Brined and Smoked Salmon


Brining and smoking salmon is easy and very rewarding. You will need smoking wood, Smoker, tongs and an accurate thermometer. This recipe is not just for salmon; you could use various varieties of salmon, trout and other fatty fish.  If you have an electric smoker, it is perfect because you can set the temperature at 185 degrees and forget it for 2-3 hours. Otherwise, you will have pay close attention to the fire and temperature. If the temperature gets too high, the fish will expel it’s liquid and cook very quickly. We want the temperature to come up slowly to retain liquid so the fish has a long time in the smoke.

Start by selecting your fish from a respected fish monger or grocery store. I find some good deals on at my local super market. I bought this salmon for $4.99 a pound; not bad at all.

TIP: Buy your fish during lent and freeze it. Groceries will stock large amounts and have good prices as well as very fresh fish.

Preparing the brine:

1 cup brown or white sugar

1 cup kosher salt

1 gallon of cold water

1 tsp garlic powder (optional)

1 tsp ground black pepper (optional)

Combine all ingredients in a non reactive container; I use a stainless steel stock pot. Stir to combine and add your salmon steaks cut into 2-3 inch sections. see picture above. The thing about brines is this; Brining enables the meat to absorb water because the salt changes the structure of the meat enabling it absorb and retain water. Any flavors added to the brine will be absorbed into the fish. This is an added value as the fish stays moist longer because it can add up to 10% more liquid than non-brined fish.

Preparing the fire and smoking:

In your smoker box start a small fire using hickory, oak or apple wood. Let the fire burn a while creating some nice coals. after about 1/2 hour you can start to regulate the heat. 185-200 degrees is optimal but it’s pretty hard to maintain at the 185 degree range.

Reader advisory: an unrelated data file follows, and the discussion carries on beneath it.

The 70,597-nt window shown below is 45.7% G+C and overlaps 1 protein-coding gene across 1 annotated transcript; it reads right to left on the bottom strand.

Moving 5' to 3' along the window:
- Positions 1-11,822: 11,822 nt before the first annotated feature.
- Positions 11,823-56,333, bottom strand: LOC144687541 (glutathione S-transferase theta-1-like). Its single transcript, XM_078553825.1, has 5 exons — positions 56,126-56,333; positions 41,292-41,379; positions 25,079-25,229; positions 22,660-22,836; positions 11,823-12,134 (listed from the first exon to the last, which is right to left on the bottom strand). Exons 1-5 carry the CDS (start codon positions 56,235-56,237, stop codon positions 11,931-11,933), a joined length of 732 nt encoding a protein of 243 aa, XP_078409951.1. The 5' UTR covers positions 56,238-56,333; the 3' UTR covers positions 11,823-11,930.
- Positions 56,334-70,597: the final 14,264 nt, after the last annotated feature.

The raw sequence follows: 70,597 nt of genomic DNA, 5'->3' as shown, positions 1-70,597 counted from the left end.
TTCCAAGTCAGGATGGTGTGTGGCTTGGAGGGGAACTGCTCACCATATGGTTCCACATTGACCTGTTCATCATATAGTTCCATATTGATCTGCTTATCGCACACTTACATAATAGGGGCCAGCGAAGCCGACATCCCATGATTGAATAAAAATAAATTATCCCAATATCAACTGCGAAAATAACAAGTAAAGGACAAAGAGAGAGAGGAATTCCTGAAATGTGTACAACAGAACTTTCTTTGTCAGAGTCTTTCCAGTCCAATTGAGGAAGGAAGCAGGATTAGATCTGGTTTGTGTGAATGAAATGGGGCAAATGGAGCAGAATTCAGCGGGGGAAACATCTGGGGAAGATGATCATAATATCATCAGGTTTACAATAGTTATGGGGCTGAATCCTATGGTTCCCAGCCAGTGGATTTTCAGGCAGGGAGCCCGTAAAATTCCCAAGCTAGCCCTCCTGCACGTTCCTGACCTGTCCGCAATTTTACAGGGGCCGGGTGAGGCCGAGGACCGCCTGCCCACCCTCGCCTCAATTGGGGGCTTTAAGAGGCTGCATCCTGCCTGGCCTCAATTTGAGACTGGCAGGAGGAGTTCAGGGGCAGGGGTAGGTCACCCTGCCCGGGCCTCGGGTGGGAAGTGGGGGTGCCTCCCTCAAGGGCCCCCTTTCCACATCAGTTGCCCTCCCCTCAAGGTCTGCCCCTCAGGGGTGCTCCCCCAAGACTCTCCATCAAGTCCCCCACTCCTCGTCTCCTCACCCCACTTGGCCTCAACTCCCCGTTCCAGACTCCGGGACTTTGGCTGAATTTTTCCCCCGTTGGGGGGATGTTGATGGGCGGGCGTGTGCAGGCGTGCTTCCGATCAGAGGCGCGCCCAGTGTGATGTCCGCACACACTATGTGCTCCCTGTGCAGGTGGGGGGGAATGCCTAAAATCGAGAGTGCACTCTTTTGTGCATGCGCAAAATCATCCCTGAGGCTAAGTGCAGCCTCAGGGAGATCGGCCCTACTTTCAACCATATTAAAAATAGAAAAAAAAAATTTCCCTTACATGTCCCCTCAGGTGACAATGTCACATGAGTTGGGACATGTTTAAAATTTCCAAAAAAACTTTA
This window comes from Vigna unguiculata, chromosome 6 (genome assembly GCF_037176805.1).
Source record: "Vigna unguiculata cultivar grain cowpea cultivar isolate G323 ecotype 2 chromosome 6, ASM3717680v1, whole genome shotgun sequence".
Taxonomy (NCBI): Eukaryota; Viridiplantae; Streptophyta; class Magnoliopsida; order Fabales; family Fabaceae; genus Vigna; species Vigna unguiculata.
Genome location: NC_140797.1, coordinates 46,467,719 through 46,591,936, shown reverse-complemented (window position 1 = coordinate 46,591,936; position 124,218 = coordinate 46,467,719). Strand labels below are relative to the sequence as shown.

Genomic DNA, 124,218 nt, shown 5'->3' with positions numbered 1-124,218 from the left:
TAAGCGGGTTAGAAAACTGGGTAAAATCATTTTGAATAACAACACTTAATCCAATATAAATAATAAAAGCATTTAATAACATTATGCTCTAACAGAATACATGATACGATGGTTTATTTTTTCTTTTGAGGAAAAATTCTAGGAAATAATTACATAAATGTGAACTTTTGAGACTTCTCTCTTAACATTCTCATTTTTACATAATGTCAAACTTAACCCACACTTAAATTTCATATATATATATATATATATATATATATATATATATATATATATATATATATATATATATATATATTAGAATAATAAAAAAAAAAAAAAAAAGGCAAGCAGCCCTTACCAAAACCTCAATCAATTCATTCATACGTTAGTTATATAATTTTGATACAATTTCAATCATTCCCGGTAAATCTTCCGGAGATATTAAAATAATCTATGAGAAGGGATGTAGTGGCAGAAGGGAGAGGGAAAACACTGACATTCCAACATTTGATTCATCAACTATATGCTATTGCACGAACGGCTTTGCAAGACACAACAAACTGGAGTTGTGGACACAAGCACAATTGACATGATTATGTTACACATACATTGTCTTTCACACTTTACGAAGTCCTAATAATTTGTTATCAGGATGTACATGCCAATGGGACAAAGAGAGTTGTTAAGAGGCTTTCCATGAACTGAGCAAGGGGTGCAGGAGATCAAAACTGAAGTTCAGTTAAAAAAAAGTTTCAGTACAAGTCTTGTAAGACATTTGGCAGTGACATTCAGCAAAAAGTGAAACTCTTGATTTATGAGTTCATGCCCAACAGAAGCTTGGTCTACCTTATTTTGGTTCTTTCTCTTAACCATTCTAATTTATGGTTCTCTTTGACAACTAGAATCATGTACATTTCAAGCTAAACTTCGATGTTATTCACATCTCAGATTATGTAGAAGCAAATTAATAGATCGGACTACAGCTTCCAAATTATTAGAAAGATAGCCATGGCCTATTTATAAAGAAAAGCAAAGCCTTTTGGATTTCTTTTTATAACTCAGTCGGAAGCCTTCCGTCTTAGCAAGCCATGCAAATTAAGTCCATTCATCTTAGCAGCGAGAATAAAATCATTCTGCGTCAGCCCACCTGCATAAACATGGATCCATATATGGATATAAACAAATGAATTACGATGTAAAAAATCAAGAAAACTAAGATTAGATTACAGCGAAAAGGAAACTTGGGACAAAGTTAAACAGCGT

Place the fish as far away from the heat source as possible with the smallest pieces being the farthest from the heat. Close the lid and don’t open it for at least an hour. When the fish has been smoking for at least an hour you will need to rotate the middle pieces with the one closest to the fire. The pieces furthest away may not have to be rotated since they are the smallest and take the least amount of time to cook. The salmon will not have changed much in color yet. Close the lid and let smoke for another hour or hour and a half depending on how dry you want your salmon. I’m trying mine a little longer this time to see how it is a little drier.

Removing and storage:

When the salmon is done remove very delicately using your fingers or plastic spatula taking care not to break the skin. Place on a cookie sheet or cutting board and let cool for an hour. If you have room in your refrigerator let cool for an hour or two before you vacuum seal your fish. The oils will solidify and not be sucked out by your sealer. I seal two or three pieces together at a time. Salmon will store in plastic zip lock bags for several weeks and over a month in vacuum sealed bags.

Serving:

I serve my smoked fish at room temperature by itself or with crackers. I’m sure it would go well with creamy cheeses and a nice Pinot Noir. Smoked salmon can cost as much as $30 a pound or more. This recipe can get you a very high quality Salmon for as little as $5-$7 a pound.

After 3 hours in the smoker.

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2 thoughts on “Brined and Smoked Salmon

  1. Carol Irwin October 10, 2012 at 10:36 pm Reply

    Thank you Eric, It was fabulous.

    • ericb327 October 10, 2012 at 11:11 pm Reply

      Glad you liked it Carol!

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